Some conversations are more difficult than others. One of the most challenging situations is having to approach a colleague, friend or family member who may be struggling with their mood or behaviour but lacks insight or is in denial about their circumstance. You may be concerned for their well-being, but what’s the right way to encourage them to seek help? This is a difficult conversation, made even more difficult when initiating it with an employee.
Remember: To seek help is hard.
We are all familiar with these situations: colleagues who are constantly worried and anxious; employees who miss work due to lack of general motivation; and others who are irritable and very negative. We wonder whether or not to suggest they seek help, but hold back because it is hard to know what to say. We do not want them to worry about their employment if they already seem stressed.
However, the suffering and loss of productivity is real. In a given week, at least 500,000 employed Canadians are unable to work due to mental health problems. The cost of a disability leave for a mental health illness is about double the cost of a leave due to a physical illness. There is clear evidence that promotion, education, prevention and early intervention show very positive returns on investment. And, that prevention often starts with a difficult conversation.
Unfortunately, the general advice about how to approach these situations is flawed and likely to worsen the situation. Below are a few common strategies to avoid.
Do not ‘sandwich’ the conversation.
When giving negative feedback or having a difficult conversation, experts often recommend starting and ending with positive feedback—in effect ‘sandwiching’ the negative feedback between compliments. Unfortunately, this often comes across as disingenuous and even the positive feedback is diminished by this approach.
As with all difficult conversations, a direct and genuine conversation that focuses on the issue at hand is the most respectful and effective strategy. Be open, frank and clear about your concerns.
Avoid starting with open-ended questions.
Oftentimes, it is recommended that such conversations be started with open-ended questions such as “How do you feel about your anxiety in social situations?” This will most often backfire. Most will minimize their struggles in response to such questions, forcing you to have to directly contradict them.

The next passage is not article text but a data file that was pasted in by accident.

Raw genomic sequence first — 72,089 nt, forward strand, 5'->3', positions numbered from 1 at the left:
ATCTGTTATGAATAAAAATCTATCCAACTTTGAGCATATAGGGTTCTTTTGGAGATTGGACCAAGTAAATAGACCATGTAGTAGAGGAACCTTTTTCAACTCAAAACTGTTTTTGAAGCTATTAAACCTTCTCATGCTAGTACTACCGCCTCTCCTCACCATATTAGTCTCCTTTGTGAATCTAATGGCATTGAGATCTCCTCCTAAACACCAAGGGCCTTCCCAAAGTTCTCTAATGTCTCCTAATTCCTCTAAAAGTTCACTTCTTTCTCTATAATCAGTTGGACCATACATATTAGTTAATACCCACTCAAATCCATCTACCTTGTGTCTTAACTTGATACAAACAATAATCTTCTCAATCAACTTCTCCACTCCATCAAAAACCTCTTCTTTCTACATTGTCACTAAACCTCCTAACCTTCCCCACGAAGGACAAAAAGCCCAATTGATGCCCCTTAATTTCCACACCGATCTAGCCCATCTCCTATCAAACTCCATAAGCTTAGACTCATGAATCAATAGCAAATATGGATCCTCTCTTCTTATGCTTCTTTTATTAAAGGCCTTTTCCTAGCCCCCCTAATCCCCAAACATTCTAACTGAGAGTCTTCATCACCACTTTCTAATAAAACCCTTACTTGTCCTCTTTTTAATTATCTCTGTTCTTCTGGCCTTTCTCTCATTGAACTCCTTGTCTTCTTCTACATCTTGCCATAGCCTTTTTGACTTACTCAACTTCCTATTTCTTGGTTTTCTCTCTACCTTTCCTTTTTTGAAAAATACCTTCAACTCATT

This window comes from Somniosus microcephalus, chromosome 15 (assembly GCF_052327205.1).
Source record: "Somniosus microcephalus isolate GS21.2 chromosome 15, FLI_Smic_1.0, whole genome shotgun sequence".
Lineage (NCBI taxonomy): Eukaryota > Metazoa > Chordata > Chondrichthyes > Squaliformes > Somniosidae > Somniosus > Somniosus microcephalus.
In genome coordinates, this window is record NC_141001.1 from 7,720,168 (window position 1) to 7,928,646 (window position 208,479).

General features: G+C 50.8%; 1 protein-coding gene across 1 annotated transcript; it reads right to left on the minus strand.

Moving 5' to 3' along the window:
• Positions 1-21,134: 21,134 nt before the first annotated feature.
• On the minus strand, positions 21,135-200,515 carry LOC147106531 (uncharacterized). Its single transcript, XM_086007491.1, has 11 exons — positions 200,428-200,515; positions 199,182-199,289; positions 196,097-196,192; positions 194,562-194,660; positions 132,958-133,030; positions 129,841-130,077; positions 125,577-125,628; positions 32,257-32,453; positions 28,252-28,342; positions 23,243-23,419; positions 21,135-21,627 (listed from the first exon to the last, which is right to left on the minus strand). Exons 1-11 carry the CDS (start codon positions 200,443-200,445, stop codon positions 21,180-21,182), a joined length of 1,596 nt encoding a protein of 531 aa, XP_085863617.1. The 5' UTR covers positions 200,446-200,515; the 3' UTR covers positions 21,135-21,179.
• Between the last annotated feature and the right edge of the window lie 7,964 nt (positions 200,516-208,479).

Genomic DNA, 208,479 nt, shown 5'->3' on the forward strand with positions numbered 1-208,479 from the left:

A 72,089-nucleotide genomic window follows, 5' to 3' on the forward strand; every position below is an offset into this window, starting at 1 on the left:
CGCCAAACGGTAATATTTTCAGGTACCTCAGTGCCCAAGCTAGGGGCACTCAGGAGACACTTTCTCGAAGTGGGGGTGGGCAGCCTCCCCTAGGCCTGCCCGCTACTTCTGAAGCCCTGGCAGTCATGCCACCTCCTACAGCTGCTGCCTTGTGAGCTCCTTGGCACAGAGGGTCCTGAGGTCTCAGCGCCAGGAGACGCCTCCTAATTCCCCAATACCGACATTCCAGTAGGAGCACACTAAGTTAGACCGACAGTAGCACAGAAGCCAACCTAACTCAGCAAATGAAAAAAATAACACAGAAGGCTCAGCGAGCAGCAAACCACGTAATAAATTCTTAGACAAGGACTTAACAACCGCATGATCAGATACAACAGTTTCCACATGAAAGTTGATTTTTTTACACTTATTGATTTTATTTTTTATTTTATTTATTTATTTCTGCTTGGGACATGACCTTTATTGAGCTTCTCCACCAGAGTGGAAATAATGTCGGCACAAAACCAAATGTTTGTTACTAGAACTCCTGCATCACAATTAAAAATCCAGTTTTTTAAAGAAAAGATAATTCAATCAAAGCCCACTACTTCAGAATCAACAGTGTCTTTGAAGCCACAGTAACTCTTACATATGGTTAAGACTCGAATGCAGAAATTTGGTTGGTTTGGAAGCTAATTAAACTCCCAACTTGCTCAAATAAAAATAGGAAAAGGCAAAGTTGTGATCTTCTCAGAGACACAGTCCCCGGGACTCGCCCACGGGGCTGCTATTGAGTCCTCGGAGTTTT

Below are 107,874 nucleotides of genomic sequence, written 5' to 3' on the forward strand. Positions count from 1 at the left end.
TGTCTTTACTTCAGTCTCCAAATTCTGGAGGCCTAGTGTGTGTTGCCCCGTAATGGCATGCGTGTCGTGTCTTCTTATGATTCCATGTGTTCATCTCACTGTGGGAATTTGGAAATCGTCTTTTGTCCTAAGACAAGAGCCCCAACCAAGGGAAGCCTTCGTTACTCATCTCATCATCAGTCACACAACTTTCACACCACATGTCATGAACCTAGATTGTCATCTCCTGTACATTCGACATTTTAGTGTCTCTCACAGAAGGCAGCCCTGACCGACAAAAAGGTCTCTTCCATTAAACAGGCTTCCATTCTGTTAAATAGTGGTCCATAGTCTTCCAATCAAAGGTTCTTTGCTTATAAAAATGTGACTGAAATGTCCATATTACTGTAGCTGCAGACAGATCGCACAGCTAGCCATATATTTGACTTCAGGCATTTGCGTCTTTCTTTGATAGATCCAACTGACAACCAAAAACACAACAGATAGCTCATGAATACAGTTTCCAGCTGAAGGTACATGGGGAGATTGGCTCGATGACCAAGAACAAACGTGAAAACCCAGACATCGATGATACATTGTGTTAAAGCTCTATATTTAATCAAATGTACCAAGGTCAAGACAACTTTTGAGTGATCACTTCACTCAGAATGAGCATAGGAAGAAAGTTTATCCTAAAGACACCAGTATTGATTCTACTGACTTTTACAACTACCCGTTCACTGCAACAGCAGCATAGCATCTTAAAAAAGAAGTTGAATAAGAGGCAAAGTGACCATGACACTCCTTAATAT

Instead, avoid questions and start with a statement like, “I am concerned about your mood.” Then, follow up with an empathetic observation, like the following: “I have noticed your anxiety has been causing you grief lately.” Speaking in the affirmative and waiting for a response is often more effective than using questions.
Do not wait for the opportune moment.
One of the most common pieces of advice is to wait until the moment is ‘right.’ The suggestion is to set the conversation up for success: choose the right setting and moment, and make the necessary preparation to help increase receptiveness. Although this advice is well-grounded, it tends to get hijacked by the hesitancy that is inherent in having uncomfortable conversations.
It is important to avoid having such conversations immediately before deadlines or moments of crisis. However, remember that the moment is never perfect and delaying the conversation will only make things more difficult. Start talking when there is an opportunity to do so, and do it in a few stages to make things easier.
Do not involve other employees.
Experts typically suggest that providing evidence of concern from other employees, or including them in the conversation, creates more motivation for seeking help. However, it is easy to see that such an intervention will feel like an ambush and only worsen the feeling that others are being negatively judgemental. These conversations need to happen one-on-one and face-to-face.
Here are 2 steps to use when considering talking to someone about their difficulties:
- Start with introspection. It is crucial that you take the time to look in the mirror and ask yourself why you feel the employee needs to change their behaviour and mindset. Are you certain it’s not the workplace, the relationships or the HR policies that need to be improved? These situations are often complex, and it is easy to frame a wrong fit or unrealistic workplace expectations as the employee needing help with their emotions. There is strong evidence that businesses that create thriving workplaces have happier employees and are more successful.
- Start the conversation. It will not feel easy but if it comes from a place of concern for the other person’s well-being, it will be much easier than you suspect. This is crucial: if framed as a loss of productivity for the company, the situation can easily spiral out of control—the last thing you want is for your employees to end up on long-term disability. Those who have daily struggles with their mood and behaviours often welcome the empathy that comes from someone else noticing their struggle and wanting them to feel better.
I often see patients who are seeking help because their managers suggested they come and talk with me about their difficulties. Almost always, they had already been considering it and needed that extra motivation to take action. If patients do go off work, I have consistently found that those who identified their employers as empathetic were most likely to insist on an early return to work. If there is someone in your workplace who you feel would benefit from mental health counselling, start the conversation today.